Food noise sounds different for everyone. It can be an internal monologue of words and thoughts about food, or a constant hum or fuzz that distracts one's thoughts, making it challenging to focus on anything beyond obtaining food.

"I explain it as a radio being on in the background," Dr Condon says. "A lot of patients say that radio has been turned off and they just don't think about food as much, which in turn means that they're able to make better and more conscious decisions about their food intake, but also focus on other things.”

Why do some people experience food noise more than others?

More research is needed, however, it is possible to identify some contributing factors. 

Past dieting

Previous unsuccessful dieting attempts can amplify food chatter, particularly if the cycle of restriction and binging has been a lifelong experience.

Emotional associations

People who are overweight or obese may have emotional associations with food, using it as a source of comfort or reward. These emotions can become heightened during periods of stress, perpetuating the cycle of eating issues such as binge eating or strict rules around diet.

Societal or environmental pressure

Societal emphasis on weight and body image can contribute to heightened awareness of eating habits and one's body.

Dr Condon believes there could be some links between an individual's brain patterns and this internal food monologue.

“We know that an increased amount of food noise exists in people that are overweight or obese compared to those that are not, and we think it absolutely plays a role in their weight gain or their inability to lose weight,” Dr Condon says.

"We know that appetite and craving food has a lot to do with the reward centre in the brain, so there's how that would play a role."

How to quiet food noise

Addressing food chatter can involve a combination of interventions to find out what works for you. Lifestyle adjustments, seeking out qualified medical professional advice, and where necessary, medical interventions such as weight loss treatments, can all play a role.

Work out what's driving it

Begin by recognising the external cues that contribute to your food noise. Keep a food journal to track instances of overeating or mindless eating, noting the circumstances that surrounded those moments. While it may sound simple, this kind of journaling can help establish healthy behaviours [4].

Try clinically proven weight loss treatments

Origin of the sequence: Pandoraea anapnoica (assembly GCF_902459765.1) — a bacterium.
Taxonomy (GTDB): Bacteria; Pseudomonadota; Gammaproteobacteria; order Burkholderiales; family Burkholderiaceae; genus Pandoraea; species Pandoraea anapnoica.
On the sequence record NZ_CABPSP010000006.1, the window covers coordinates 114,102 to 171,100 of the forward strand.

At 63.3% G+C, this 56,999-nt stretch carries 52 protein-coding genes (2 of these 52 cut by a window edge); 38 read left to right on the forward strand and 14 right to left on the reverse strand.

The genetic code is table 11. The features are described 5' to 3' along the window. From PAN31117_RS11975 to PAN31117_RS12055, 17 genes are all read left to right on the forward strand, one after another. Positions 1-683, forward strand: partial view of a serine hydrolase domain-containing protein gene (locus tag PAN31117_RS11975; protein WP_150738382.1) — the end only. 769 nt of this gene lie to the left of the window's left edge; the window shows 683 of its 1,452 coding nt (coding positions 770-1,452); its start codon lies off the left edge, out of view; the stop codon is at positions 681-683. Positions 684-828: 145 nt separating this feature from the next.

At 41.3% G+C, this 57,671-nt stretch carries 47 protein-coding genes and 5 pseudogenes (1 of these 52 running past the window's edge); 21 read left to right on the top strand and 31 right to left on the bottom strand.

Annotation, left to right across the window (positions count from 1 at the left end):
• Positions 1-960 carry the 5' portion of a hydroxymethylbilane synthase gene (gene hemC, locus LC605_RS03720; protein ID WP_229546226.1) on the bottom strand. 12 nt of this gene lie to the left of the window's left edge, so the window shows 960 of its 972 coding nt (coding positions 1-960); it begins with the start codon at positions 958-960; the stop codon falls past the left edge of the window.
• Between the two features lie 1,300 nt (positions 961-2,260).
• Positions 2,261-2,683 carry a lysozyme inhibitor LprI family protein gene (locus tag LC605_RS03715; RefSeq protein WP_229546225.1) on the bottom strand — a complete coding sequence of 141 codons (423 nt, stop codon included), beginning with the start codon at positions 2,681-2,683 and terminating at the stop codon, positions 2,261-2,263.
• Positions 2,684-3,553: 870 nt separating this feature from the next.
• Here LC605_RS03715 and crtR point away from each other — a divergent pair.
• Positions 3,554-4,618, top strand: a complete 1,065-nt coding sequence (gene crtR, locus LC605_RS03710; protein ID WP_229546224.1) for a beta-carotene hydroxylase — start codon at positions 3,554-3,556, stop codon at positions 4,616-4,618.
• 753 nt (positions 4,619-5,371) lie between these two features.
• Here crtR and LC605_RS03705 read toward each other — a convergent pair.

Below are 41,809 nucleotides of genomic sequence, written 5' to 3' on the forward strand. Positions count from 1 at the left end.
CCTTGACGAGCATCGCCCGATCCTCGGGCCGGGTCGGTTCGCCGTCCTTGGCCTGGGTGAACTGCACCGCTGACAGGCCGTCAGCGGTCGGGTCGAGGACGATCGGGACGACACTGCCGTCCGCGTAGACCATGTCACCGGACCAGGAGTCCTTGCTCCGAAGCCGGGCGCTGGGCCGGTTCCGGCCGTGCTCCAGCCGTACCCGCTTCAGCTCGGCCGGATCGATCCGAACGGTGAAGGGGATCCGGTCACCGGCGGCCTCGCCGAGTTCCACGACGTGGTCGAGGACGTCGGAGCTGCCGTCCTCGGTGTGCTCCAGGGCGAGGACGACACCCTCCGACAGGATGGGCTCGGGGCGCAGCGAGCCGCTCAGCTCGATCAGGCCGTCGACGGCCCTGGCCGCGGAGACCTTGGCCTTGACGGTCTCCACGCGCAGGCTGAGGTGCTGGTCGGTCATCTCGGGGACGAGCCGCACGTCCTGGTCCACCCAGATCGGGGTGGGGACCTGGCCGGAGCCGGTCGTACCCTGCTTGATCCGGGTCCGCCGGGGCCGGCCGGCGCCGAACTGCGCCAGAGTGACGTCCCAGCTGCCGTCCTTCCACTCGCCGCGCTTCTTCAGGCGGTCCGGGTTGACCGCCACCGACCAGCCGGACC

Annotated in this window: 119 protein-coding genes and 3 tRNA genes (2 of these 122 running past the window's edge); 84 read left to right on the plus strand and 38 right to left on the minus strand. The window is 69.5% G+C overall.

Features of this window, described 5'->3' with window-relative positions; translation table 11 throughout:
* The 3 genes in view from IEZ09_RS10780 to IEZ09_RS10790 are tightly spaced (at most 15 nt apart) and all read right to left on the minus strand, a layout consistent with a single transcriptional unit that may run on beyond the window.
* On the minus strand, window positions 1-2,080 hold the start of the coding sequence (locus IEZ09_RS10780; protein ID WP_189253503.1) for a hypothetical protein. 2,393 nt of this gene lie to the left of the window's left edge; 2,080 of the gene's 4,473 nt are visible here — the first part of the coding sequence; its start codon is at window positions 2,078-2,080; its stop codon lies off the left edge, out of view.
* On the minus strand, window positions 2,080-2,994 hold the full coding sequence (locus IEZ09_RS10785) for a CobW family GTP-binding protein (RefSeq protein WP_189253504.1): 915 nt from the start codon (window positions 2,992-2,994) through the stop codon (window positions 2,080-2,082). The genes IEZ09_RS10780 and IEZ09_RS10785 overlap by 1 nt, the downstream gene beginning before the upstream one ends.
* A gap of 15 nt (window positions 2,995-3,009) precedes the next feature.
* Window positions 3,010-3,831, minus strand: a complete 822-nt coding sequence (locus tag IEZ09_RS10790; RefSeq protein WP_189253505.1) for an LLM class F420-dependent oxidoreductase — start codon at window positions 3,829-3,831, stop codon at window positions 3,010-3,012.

Weight loss treatments work to reduce appetite and alter the gut-brain connection, making you feel fuller for longer. This increase in satiety stops the brain from sending hunger signals, potentially causing a reduction in food chatter.

Dr Condon believes that while this food noise reduction appears to be a common experience with certain weight loss treatments, it's important to consider what this can do for weight maintenance long term.

"Having that 'turn down' allows you to develop better habits and have more intent around some food choices," he says. "That behaviour change that we're trying to achieve in conjunction with treatments is hopefully going to then hold you in good stead once you come off those treatments."

Implement lifestyle and habit changes

  • Mindful eating: Engage in mindful eating practices to recognise fullness cues and foster a healthy food mindset that includes regular and adequate eating.
  • Reduce triggers: Whether it's no longer keeping chocolate in the cupboard or no longer driving past your favourite fast food outlet, removing food triggers can ease the mental load of having to 'white knuckle' against food constantly.
  • Professional guidance: Seek guidance from healthcare professionals who specialise in weight management and healthy eating. Juniper's medical and health coaching team can offer personalised strategies to establish a healthy relationship with food as part of the Weight Reset Program.
It’s more than just weight loss

Thousands of Australian women have found new confidence with Juniper.

No items found.
Arrow left greenarrow right green

Give this a go:

No items found.
Arrow left greenarrow right green

Articles you might like:

No items found.
Arrow left greenarrow right green

References

  1. https://www.sciencedirect.com/science/article/abs/pii/S0140673618317732
  2. https://pubmed.ncbi.nlm.nih.gov/34713460/
  3. https://www.nytimes.com/2023/06/21/well/eat/ozempic-food-noise.html
  4. https://www.ncbi.nlm.nih.gov/pmc/articles/PMC5568610/
See all
Filed under: